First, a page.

Kleenex bins 'Mansize' tissues following sexism complaints

  • Video report by ITV News correspondent Richard Pallot

Kleenex is scrapping its 'Mansize' tissues branding after consumers complained it is sexist.

The company will be changing the name of the tissues to 'Extra Large' following the customer feedback.

Though they are yet to provide a release date, Kleenex has told shoppers to "keep an eye out in shops" for the new boxes.

Kleenex For Men first launched in 1956 with the claim they would “stay strong when wet”.

However consumers have tweeted Kleenex to ask them why its products still use the term "Mansize", saying "the world is changing" and that "it is 2018".

Another user expressed happiness at the re-brand, calling the Mansize labelling "problematic" and "contributing to wider sexism".

Some mocked the move, joking that "Manchester surely needs a rebranding" following Kleenex's decision.

One Twitter user branded the move as "ridiculous" and "hilarious, with another writing "I'm all for equal rights but this is getting petty."

In a statement to the Daily Telegraph, a spokesman for parent company Kimberly-Clark said the firm is registering “a consistent increase of complaints on gender concern”.

“Kimberly-Clark in no way suggests that being both soft and strong is an exclusively masculine trait, nor do we believe that the Mansize branding suggests or endorses gender inequality," he added.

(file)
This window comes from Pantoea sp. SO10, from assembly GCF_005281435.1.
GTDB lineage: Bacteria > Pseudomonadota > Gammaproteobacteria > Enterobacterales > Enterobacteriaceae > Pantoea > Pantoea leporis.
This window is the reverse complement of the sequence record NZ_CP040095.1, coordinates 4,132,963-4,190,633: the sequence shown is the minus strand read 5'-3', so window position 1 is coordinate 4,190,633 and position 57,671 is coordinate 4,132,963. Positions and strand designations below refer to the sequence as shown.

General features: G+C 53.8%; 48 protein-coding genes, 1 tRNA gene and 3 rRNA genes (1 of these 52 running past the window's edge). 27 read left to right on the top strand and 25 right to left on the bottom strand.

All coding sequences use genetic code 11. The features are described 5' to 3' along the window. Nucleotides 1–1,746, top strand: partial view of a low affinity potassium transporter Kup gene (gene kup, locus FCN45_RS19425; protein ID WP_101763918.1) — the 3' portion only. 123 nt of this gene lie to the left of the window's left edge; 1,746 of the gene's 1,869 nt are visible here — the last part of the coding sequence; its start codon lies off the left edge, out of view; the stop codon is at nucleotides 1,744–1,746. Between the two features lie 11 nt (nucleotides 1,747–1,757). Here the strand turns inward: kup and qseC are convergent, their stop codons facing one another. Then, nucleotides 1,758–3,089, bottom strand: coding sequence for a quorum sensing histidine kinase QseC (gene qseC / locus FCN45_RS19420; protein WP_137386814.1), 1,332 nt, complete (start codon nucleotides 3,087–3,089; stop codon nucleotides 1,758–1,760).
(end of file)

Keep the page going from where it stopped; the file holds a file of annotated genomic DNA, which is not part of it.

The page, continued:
“Nevertheless, as we remain committed to developing the best possible products for our consumers and take any feedback extremely seriously, we decided to renovate our current product and update the product sub=brand as Kleenex Extra Large.”

ITV News have contacted Kleenex and Kimberly-Clark for comment.

Kleenex is not the only brand experiencing complaints about gender equality in their products.

Supermarket chain Waitrose will be changing the name of its Gentleman’s Smoked Chicken Caesar Roll due to consumer complaints of sexism.

The roll, which is from Heston Blumenthal’s range, contains anchovy mayonnaise, similar to Gentleman’s Relish anchovy paste.

The supermarket issued an apology after Amy Lame, who was appointed by London Mayor Sadiq Khan as the capital’s first Night Csar in 2016, posted an image of the product on Twitter.

“I never knew sandwiches were gender specific. I’m female but thankfully Waitrose let me purchase this anyway," she wrote.

She tagged the organisation Everyday Sexism, which documents instances of sexism experienced on a day-to-day basis.

A Waitrose spokesperson said: “It’s never our intention to cause offence – we’re not dictating who should eat this sandwich. We hope anyone who tries it will love the distinctive flavours.

"However, we are planning to change the name of the sandwich soon.”

BiC For Her pens, which are smaller and have a pink floral design unlike the standard ballpoint pens, have also faced backlash.

One Amazon reviewer wrote sarcastically, "As a women I am incompetent. How can I be expected to write with 12 pens! I have tried using my feet and mouth to help out but still I can't write with more then 9!"